Poem | Sweet Potato Elegy

Elements of agriculture, for use in schools (1901)


The box-dry grit of root and spackled dirt
like some rock’s underside turned up too long

betrays no hint of affability
or orange scarcely, nearly russet, whorled

into a joint of earth, plucked up by whom
I’ll never know; it made it to this box.

The recipe you sent requires six
of “middle” size. I heft or fondle one

or two, my fingers small; these bulbous garnets
shuttling around in elbowed zags

refuse to match their contours in my hands.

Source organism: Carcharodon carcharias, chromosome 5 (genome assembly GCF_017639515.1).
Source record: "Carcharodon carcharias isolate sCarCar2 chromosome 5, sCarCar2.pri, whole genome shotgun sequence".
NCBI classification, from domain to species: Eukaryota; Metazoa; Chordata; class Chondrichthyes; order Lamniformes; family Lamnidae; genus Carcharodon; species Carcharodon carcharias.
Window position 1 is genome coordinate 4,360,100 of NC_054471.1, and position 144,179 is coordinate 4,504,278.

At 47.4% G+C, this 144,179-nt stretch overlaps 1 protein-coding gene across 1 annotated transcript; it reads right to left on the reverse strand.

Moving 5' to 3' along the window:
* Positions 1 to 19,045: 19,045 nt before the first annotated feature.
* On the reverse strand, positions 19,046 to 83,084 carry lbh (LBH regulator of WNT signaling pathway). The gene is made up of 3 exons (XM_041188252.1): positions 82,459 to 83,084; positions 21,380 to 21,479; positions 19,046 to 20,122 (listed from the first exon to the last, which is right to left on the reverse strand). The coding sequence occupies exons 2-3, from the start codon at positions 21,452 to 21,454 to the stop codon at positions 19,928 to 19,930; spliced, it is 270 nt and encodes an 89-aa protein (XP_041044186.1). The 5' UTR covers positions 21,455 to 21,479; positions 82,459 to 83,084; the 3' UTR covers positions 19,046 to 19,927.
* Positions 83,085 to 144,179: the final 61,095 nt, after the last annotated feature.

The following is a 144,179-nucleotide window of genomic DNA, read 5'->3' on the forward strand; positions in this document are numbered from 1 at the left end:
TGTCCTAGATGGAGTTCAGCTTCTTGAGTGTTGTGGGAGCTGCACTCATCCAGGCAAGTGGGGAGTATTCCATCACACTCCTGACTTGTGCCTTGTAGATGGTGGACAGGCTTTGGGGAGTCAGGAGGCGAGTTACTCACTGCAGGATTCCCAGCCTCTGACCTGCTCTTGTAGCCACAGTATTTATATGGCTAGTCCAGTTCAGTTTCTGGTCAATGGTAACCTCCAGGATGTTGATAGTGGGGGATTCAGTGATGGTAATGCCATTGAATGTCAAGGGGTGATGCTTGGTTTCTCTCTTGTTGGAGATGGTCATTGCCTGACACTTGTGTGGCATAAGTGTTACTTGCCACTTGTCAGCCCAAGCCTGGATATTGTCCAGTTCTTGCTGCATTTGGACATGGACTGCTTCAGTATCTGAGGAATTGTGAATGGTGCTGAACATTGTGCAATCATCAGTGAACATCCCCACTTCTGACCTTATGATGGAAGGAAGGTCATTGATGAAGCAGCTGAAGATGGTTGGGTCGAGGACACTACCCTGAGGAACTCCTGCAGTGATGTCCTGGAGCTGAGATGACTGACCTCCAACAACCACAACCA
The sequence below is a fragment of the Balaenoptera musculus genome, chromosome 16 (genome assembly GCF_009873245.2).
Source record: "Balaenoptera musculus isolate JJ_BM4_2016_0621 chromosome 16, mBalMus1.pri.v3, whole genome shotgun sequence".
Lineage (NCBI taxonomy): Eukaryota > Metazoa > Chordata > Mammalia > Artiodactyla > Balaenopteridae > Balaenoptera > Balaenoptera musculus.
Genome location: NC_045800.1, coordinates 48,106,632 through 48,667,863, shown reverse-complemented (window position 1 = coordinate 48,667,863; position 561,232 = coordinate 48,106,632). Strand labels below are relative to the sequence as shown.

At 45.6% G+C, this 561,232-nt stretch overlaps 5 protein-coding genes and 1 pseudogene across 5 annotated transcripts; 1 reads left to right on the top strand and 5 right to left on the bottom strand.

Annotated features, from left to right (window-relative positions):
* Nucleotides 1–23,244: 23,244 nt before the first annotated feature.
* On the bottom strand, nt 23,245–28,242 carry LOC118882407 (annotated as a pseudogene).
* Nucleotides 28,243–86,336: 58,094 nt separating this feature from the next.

The stones they’ve grown around are smooth and gone.

I used to think a tumor like a stone
or tuber could be lifted from the land

it lodged in. This was not so. Sweet orange flesh
of future bloom, you’ll spread your steaming funk

for us tomorrow if I tend you well:
brown sugar, butter, water, life

and marshmallows melted over top
encrusting taut and dry, a linen sheet

exposing what the earth would rather hide
and what exuded mirth comes sinewy

and fast, a syrup born of baking, run
of tongue, your hands not here, your recipe.

Published in the May 18, 2018 issue: 

John Linstrom’s poems and literary nonfiction have appeared or are forthcoming in Valparaiso Poetry Review, Dunes Review, Broad River Review, This Week in Poetry, and Prairie Gold: An Anthology of the American Heartland.

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